Iraida Viacheslavovna Barry Papers, 1820s-1970s
|Barry, Iraida Vi︠a︡cheslavovna, 1899-,.
|5.88 linear feet (14 document boxes)
|BAR Ms Coll/Barry
|Rare Book & Manuscript Library
|View CLIO Record and Request Material >>
Iraida Viacheslavovna Barry (nee Kedrina), born on September 10, 1899, in Sevastopol, Crimea, was a sculptor, writer and member
of the Russian emigre community in Istanbul and Paris. From an aristocratic family with ties to the Russian Black Sea Fleet,
Iraida Barry expected to study sculpture at the Imperial Academy of Arts in Petrograd before the outset of the 1917 Russian
Revolution. After Bolshevik purges in Sevastopol claimed the lives of her godfather and a young suitor, she moved to Odessa
in 1918 and then to Constantinople in 1919. In 1920-23, she married local dentist Albert Barry, gave birth to a daughter,
Elizabeth, and became one of the first three female students at Istanbul's Mimar Sinan State Academy of Fine Arts. Elizabeth's
physical disabilities motivated several trips to France and Switzerland to consult specialists during the 1930s, a period
during which Iraida Barry studied and exhibited alongside leading European sculptors. Barry exhibited her work in Paris at
the 1930 Salon d'Automne, at the Salon des Independents in 1931 and 1935, and held solo exhibitions there in 1931 and 1939.
Hailed as a leading modern artist of the newly-formed Turkish Republic, Barry's work was featured at the opening of the first
Turkish Museum of Painting and Sculpture at Dolmabahce Palace in Istanbul. This museum continues to hold several of Barry's
sculptures, as do galleries and private collections in Turkey and around the world. In 1951, Barry completed Silver Ringlet,
a memoir of 1916-20 that comprises the first chapter of her unedited, semi-fictionalized, partially epistolary autobiographical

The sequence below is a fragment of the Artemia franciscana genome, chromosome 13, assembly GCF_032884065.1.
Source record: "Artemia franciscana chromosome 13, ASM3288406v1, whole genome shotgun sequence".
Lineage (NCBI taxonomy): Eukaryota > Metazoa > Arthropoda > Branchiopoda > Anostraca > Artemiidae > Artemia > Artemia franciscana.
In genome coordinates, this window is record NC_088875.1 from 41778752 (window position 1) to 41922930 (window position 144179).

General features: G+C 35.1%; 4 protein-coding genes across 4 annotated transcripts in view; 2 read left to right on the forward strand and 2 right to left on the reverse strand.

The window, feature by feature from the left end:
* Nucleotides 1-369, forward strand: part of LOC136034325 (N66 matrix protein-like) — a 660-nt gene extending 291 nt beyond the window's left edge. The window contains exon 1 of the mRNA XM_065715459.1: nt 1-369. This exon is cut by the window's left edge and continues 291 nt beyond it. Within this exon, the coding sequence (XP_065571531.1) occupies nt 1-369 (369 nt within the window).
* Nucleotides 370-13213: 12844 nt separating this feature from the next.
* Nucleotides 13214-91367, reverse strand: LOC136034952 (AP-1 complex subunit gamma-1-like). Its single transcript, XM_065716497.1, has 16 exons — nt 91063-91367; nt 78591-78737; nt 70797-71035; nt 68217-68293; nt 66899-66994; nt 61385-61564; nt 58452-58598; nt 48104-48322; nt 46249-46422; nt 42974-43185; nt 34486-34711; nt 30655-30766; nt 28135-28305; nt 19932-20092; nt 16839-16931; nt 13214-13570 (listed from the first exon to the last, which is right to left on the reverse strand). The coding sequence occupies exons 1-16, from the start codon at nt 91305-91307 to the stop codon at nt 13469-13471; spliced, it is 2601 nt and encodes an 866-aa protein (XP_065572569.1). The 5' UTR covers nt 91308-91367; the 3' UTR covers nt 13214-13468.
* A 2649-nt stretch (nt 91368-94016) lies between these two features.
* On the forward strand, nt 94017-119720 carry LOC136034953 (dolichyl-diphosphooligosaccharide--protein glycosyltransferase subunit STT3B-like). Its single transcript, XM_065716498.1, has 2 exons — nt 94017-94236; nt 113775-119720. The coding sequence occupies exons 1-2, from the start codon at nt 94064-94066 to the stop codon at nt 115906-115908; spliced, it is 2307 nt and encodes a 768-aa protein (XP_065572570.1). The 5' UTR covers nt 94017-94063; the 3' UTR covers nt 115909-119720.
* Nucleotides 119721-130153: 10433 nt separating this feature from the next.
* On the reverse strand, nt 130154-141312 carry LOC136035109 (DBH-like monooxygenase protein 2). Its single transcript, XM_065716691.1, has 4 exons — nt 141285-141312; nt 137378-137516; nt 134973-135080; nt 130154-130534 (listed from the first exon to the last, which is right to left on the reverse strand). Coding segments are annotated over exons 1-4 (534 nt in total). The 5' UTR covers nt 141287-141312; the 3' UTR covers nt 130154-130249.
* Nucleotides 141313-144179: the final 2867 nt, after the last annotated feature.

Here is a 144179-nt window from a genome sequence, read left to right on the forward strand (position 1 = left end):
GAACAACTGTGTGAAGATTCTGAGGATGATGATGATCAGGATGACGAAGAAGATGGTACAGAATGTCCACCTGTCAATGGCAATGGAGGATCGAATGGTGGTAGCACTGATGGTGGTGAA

collection The Shattered Mirror. In addition to these manuscripts, Barry donated her correspondence, diaries and drafts, family
heirlooms, and the writings of her parents to the Russian Archive (now the Bakhmeteff) at Columbia University over a period
from the late 1950s into the 1970s. Iraida Barry died in Istanbul in 1980.
Scope and Contents
The papers are composed of correspondence, manuscripts, diaries, notebooks, documents, journals, printed material and photographs.
They document the life and work of Iraida Barry (1899-1980), Istanbul-based Russian émigré sculptor, and of her father, Viacheslav
Kedrin (1869-1951). The bulk of the collection consists of handwritten correspondence and manuscripts. The correspondence
predominantly is letters addressed to Iraida Barry from friends, family and acquaintances. Major family correspondences (Barry
with her mother, father and stepmother) were arranged in a separate series. Of the non-family correspondence, three individuals
- Marcel Carga, Alexei Tsytovich and Dmitrii Zviagintsov - account for nearly half. A large part of the collection consists
of manuscripts and notebooks written by Iraida Barry and her father Viacheslav Kedrin. Barry's writings include hand-corrected
typescripts of memoirs, school notebooks, diaries and compositions. Kedrin's writings are primarily handwritten journals and
notebooks of poetry and essays. There are about twice as many documents by Kedrin as there are by Barry herself. Barry prepared
two indexes of her father's notebooks in which she marked certain passages as particularly noteworthy. For preservation purposes,
the original manuscripts have been placed in acid-free paper and stored in new archival boxes. Photographs have been placed
in plastic protectors and are collected at the end. The materials in this collection document the personal and professional
life of Iraida Barry and Viacheslav Kedrin. They are extremely valuable resources for research on the emigre community in
interwar Istanbul and the artistic life of the early Turkish Republic.